Their rivals, the Hezbollah-allied Free Patriotic Movement, have long been the largest Christian bloc and say they retained the majority. The competing claims appear to set the battle lines ahead of the presidential election in October when MPs have the often contentious vote for Lebanon’s highest-ranking Christian official.
Although alliances will likely shift and settle once the new parliament convenes and begins its work, the electoral results show a lead for the Lebanese Forces, who scored 22 seats to the Free Patriotic Movement’s 18.
Ultimately, it was not the startling upset the Lebanese Forces had hoped for and with only four seats separating the two parties.
More broadly, the picture is repeated. The pro-Hezbollah parties, including Free Patriotic Movement, scored 59 seats — five short of a majority in the 128 seat cross-confessional parliament. While the pro-Hezbollah faction is a generally cohesive alliance, the groups that now make up the majority of seats are an array of parties like the Lebanese Forces, smaller factions, independents and the emerging opposition groups who gained 13 seats who have no such consensus of views.
Bassil claims Free Patriotic Movement still top
Despite the numbers appearing to show the Lebanese Forces’ marginal lead among Christian parties — and its party head Samir Geagea declaring the victory — Free Patriotic Movement head Gebran Bassil also said they had remained the largest Christian bloc. However, he said there were more important things to work on than squabbling about winners and losers.
“The truth is that today is not the time to flex about who has the majority,” he said. “It’s time to work hard and get results to fix the country.”
While the Iran-backed Hezbollah and its allies, of which the Free Patriotic Movement is a major partner, suffered losses compared to the 2018 elections, the most startling development was the unprecedented 12 seats won by civil society opposition groups.
But experts warn the new opposition MPs could be caught between the two main political blocs, Iran-backed Hezbollah and the pro-Western, Gulf-friendly Lebanese Forces.
Mr Bassil issued a challenge to the new opposition MPs, many of whom campaigned as an alternative to Lebanon’s entrenched political class largely made up of holdovers from the civil war and who have dominated politics in the 32 years since.
“These new independent — civil society, whatever you call them — this is an opportunity for them to prove themselves. It’s not only about protesting in the streets and talking to the media. There is real legislative and parliamentary action that needs to be taken, so we’ll see how they do.”
In Batroun, Free Patriotic Movement supporters claim victory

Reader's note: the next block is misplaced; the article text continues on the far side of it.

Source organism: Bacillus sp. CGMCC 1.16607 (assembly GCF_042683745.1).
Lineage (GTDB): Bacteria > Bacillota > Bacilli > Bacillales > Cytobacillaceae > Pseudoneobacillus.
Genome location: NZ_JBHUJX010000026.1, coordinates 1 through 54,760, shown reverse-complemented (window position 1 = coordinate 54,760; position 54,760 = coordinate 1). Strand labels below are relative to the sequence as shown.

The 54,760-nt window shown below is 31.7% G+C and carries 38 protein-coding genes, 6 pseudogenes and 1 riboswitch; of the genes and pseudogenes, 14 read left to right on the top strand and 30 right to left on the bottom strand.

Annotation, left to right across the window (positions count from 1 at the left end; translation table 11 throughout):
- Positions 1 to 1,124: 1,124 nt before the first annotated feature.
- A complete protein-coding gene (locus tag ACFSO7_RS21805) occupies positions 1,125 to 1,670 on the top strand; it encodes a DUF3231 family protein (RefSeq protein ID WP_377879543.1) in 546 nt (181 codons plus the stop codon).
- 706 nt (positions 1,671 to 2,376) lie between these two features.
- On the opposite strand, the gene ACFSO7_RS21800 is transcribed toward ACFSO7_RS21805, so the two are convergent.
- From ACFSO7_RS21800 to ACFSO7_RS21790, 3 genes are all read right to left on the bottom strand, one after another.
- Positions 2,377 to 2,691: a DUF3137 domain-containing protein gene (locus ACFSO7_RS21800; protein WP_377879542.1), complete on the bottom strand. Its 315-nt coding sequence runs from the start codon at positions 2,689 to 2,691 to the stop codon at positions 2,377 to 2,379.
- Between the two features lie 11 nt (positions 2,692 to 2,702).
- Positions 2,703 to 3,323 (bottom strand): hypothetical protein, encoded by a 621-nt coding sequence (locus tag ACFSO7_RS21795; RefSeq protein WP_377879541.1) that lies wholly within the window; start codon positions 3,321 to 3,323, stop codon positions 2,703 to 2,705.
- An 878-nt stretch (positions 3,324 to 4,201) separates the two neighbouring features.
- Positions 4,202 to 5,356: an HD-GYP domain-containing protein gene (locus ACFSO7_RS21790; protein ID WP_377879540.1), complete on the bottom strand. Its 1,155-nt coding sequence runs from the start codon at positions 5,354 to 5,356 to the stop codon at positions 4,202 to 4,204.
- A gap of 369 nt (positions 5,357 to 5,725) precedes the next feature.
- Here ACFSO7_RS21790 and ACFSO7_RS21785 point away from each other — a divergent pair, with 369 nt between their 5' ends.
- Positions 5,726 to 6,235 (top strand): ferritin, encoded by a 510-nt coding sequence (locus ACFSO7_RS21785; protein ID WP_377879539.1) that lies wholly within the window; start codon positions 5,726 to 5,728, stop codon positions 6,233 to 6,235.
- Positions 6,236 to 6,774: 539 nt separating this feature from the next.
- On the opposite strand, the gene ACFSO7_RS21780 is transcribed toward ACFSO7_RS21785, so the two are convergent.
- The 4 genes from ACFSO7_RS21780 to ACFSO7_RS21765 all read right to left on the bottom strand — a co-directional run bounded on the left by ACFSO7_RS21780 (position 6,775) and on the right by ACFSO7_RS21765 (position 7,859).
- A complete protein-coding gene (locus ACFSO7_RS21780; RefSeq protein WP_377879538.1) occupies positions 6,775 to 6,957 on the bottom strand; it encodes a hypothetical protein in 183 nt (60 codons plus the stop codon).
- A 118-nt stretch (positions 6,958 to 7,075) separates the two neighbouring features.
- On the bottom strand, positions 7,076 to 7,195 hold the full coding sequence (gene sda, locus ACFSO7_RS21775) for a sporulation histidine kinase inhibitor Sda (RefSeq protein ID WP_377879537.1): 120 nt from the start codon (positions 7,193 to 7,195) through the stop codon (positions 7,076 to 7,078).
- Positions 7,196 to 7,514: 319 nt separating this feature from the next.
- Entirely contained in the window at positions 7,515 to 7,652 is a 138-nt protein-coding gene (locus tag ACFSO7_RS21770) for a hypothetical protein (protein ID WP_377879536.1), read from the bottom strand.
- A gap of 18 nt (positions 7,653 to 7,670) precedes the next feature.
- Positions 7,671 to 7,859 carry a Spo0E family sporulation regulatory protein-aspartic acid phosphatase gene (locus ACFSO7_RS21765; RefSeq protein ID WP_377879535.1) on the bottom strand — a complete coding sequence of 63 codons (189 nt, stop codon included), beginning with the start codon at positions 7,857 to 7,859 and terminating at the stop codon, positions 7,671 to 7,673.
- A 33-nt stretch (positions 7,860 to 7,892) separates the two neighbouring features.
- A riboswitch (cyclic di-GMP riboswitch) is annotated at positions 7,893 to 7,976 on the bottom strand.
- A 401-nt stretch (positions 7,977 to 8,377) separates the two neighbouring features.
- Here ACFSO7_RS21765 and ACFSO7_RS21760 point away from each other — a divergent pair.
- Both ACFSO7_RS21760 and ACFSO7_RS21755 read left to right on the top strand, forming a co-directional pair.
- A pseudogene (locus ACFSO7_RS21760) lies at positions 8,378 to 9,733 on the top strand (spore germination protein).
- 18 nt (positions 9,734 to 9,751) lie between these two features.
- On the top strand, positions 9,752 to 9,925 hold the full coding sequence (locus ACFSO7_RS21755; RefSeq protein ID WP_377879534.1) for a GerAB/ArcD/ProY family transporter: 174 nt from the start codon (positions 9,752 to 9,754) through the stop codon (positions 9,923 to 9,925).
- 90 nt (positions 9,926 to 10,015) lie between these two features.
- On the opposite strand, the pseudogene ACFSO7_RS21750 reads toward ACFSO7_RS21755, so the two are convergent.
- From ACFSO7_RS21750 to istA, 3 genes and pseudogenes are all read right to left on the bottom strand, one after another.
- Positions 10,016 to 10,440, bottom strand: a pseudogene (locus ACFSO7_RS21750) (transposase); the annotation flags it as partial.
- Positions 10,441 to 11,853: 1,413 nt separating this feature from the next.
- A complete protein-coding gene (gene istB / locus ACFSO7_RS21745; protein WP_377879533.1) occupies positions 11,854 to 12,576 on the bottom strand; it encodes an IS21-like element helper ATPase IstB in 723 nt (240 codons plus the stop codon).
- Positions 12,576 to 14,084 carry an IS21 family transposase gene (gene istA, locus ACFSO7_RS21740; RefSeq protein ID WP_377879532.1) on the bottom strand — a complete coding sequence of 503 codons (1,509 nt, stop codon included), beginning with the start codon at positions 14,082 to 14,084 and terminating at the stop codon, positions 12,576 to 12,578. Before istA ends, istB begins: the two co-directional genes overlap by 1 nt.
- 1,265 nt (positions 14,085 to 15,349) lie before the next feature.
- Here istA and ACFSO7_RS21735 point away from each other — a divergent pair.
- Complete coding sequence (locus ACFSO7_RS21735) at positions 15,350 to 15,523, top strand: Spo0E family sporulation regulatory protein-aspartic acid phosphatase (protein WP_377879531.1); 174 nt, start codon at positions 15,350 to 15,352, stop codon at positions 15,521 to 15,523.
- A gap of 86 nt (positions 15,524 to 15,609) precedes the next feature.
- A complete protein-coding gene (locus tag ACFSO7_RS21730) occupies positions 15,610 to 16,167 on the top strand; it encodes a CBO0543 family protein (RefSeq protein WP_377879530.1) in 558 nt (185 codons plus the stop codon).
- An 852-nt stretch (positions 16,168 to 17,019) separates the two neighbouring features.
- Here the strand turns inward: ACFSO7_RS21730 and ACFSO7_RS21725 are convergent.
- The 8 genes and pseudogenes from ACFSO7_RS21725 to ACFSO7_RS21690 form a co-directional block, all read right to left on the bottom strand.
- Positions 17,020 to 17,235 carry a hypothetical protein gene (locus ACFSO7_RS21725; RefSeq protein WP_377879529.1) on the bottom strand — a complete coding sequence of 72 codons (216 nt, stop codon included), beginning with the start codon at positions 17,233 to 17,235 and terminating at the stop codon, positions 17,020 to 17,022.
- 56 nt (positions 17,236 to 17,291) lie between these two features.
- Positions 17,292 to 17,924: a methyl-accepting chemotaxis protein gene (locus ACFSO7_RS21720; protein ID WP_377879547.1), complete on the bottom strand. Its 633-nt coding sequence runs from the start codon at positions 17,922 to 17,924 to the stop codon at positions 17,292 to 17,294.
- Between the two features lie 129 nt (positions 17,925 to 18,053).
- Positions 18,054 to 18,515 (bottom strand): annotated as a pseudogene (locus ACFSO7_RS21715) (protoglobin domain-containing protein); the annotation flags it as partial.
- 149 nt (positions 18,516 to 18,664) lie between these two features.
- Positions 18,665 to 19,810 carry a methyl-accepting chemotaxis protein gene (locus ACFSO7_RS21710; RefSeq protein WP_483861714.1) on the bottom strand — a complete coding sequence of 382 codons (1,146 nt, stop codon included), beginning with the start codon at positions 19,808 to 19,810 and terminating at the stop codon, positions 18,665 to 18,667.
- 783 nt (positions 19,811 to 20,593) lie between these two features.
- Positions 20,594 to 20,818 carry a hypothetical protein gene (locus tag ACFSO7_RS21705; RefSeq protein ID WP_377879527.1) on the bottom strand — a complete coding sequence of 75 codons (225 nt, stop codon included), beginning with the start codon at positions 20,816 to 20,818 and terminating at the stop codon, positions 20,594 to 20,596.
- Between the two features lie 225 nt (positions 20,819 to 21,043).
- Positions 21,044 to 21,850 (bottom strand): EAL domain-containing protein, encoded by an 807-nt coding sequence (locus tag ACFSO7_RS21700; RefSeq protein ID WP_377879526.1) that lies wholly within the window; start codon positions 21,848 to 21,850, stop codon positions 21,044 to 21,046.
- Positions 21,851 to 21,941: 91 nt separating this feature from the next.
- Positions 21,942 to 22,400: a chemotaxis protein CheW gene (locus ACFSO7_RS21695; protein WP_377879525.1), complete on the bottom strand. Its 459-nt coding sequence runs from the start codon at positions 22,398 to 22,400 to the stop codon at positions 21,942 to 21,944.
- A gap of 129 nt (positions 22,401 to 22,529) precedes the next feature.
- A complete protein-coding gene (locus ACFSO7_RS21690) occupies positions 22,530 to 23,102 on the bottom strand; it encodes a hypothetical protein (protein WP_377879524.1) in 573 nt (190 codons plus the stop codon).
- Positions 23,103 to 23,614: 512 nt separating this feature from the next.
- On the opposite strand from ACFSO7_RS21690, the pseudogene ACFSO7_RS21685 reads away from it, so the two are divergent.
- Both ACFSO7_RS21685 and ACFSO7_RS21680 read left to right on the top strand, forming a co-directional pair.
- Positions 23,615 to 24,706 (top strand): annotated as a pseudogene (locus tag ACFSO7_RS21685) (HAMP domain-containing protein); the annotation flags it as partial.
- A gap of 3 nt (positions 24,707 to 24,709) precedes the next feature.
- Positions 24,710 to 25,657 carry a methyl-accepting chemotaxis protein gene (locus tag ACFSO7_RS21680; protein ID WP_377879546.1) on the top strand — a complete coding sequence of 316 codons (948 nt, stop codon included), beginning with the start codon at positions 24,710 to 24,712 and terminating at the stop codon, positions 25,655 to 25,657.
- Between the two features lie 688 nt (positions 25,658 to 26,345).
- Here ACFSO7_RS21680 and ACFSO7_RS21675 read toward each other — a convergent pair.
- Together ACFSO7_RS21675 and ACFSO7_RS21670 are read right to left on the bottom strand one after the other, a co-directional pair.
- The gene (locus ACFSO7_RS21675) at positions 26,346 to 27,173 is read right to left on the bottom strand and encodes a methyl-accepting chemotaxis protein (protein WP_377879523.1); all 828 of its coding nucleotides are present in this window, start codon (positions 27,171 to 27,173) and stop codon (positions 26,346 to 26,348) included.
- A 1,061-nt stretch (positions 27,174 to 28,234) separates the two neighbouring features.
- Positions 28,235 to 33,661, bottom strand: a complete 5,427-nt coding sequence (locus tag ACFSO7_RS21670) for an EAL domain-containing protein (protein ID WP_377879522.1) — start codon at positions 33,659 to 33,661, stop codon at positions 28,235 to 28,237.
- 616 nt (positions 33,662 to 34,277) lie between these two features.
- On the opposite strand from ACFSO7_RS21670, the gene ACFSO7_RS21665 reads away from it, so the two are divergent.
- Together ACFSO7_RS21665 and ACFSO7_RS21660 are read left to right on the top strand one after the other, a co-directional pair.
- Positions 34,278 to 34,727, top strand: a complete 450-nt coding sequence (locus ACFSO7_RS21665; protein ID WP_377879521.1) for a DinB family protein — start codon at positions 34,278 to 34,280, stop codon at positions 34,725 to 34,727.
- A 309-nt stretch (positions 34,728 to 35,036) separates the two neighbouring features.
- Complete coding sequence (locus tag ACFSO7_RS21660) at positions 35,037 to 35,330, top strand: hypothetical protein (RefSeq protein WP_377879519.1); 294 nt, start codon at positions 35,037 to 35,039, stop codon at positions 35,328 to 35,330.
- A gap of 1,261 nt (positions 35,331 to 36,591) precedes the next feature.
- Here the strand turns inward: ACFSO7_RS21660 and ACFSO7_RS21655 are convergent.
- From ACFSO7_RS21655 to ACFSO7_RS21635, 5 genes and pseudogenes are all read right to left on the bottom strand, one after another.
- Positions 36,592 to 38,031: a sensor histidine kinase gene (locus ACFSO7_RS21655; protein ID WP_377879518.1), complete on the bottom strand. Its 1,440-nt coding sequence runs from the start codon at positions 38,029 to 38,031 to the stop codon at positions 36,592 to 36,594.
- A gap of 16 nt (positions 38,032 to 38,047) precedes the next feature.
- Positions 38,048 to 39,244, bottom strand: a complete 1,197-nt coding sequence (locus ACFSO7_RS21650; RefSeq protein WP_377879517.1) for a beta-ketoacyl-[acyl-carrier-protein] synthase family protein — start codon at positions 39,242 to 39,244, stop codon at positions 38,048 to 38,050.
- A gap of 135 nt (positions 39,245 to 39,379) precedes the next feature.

In Mr Bassil’s home town of Batroun, Free Patriotic Movement party campaign organiser Tony Nasr and other representatives brushed off the talk of losing their Christian majority.
He too denied the loss, confident that civil society MPs would join the Free Patriotic Movement and its allies and turn the tables.
“If they mean what they said during the revolution,” he explained of the opposition groups. “I’m sure they will be on our side.”
The opposition upsurge is born out of the mass uprisings that ignited across Lebanon in late 2019. As the first signs of the economic collapse became apparent, so did Lebanese anger against the country’s political elite.
Resentment at what many saw as years of mismanagement and corruption by the political parties was expressed through chants and slogans — many of which were offensive and many of which were aimed at Mr Bassil. The party leader is also the president’s son-in-law and is regularly held up as a symbol of nepotism and corruption.
In 2020, the US sanctioned Mr Bassil under the Magnitsky Act for corruption that has “helped erode the foundation of an effective government that serves the Lebanese people.”
A stand-off between ‘two sides of the same regime’?
Wissam Laham, a constitutional expert and political science professor at the University of St Joseph, said that ultimately it doesn’t matter who won the majority of Christian seats.
“They are all part of the same political regime” that ran the country in the years before the crisis, he said. Indeed both the Lebanese Forces and Free Patriotic Movement have been in successive parliaments and cabinets.
“Even if the Free Patriotic Movement lost a few seats, they didn’t lose them to a new political party that opposes the current regime. They lost them to the Lebanese Forces, another radical party from the same political regime.”
Lebanon continues to reel from an economic collapse the World Bank has described as one of the worst in the modern world.
The bankrupt nation’s rapid decline has been defined by severe shortages of food, medicine and fuel. The national currency has plummeted in value and inflation is extremely high. Meanwhile, the poverty rate is nearly at 80 per cent, according to the UN.
The new parliament will be tasked with appointing a new prime minister, who must then form a cabinet that passes the parliament’s vote of confidence — often a months-long endeavour, even if one bloc or faction has a majority.
And with President Michel Aoun’s term expiring in October, Mr Lahham and other experts anticipate a possible parliamentary deadlock over electing a successor.
It took MPs 29 months to agree to elect Mr Aoun after the end of Tammam Salam’s term in 2014.
As the highest Christian position in the country, the battle between the Lebanese Forces and Free Patriotic Movement over who represents the sect may well be a foreshadowing of things to come.
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